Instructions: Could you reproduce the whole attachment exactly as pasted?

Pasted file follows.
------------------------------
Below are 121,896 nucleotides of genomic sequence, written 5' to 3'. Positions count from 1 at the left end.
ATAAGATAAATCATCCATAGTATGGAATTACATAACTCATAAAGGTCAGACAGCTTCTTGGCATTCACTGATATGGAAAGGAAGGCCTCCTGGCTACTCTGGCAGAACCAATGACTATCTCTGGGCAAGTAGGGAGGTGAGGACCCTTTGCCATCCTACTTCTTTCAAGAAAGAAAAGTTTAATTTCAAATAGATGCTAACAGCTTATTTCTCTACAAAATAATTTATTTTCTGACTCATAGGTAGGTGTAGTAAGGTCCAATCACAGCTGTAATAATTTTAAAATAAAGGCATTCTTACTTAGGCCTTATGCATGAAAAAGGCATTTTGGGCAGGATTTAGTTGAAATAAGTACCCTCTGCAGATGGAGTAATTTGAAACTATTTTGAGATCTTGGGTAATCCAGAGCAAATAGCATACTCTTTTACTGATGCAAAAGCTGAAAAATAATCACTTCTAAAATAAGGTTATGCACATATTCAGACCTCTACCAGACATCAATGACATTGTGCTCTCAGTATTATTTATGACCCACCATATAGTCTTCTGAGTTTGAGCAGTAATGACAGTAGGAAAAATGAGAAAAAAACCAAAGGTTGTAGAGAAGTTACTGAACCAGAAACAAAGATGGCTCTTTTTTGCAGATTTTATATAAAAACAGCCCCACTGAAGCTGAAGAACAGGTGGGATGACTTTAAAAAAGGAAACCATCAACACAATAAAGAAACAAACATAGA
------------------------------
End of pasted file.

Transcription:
Below are 121,896 nucleotides of genomic sequence, written 5' to 3'. Positions count from 1 at the left end.
ATAAGATAAATCATCCATAGTATGGAATTACATAACTCATAAAGGTCAGACAGCTTCTTGGCATTCACTGATATGGAAAGGAAGGCCTCCTGGCTACTCTGGCAGAACCAATGACTATCTCTGGGCAAGTAGGGAGGTGAGGACCCTTTGCCATCCTACTTCTTTCAAGAAAGAAAAGTTTAATTTCAAATAGATGCTAACAGCTTATTTCTCTACAAAATAATTTATTTTCTGACTCATAGGTAGGTGTAGTAAGGTCCAATCACAGCTGTAATAATTTTAAAATAAAGGCATTCTTACTTAGGCCTTATGCATGAAAAAGGCATTTTGGGCAGGATTTAGTTGAAATAAGTACCCTCTGCAGATGGAGTAATTTGAAACTATTTTGAGATCTTGGGTAATCCAGAGCAAATAGCATACTCTTTTACTGATGCAAAAGCTGAAAAATAATCACTTCTAAAATAAGGTTATGCACATATTCAGACCTCTACCAGACATCAATGACATTGTGCTCTCAGTATTATTTATGACCCACCATATAGTCTTCTGAGTTTGAGCAGTAATGACAGTAGGAAAAATGAGAAAAAAACCAAAGGTTGTAGAGAAGTTACTGAACCAGAAACAAAGATGGCTCTTTTTTGCAGATTTTATATAAAAACAGCCCCACTGAAGCTGAAGAACAGGTGGGATGACTTTAAAAAAGGAAACCATCAACACAATAAAGAAACAAACATAGA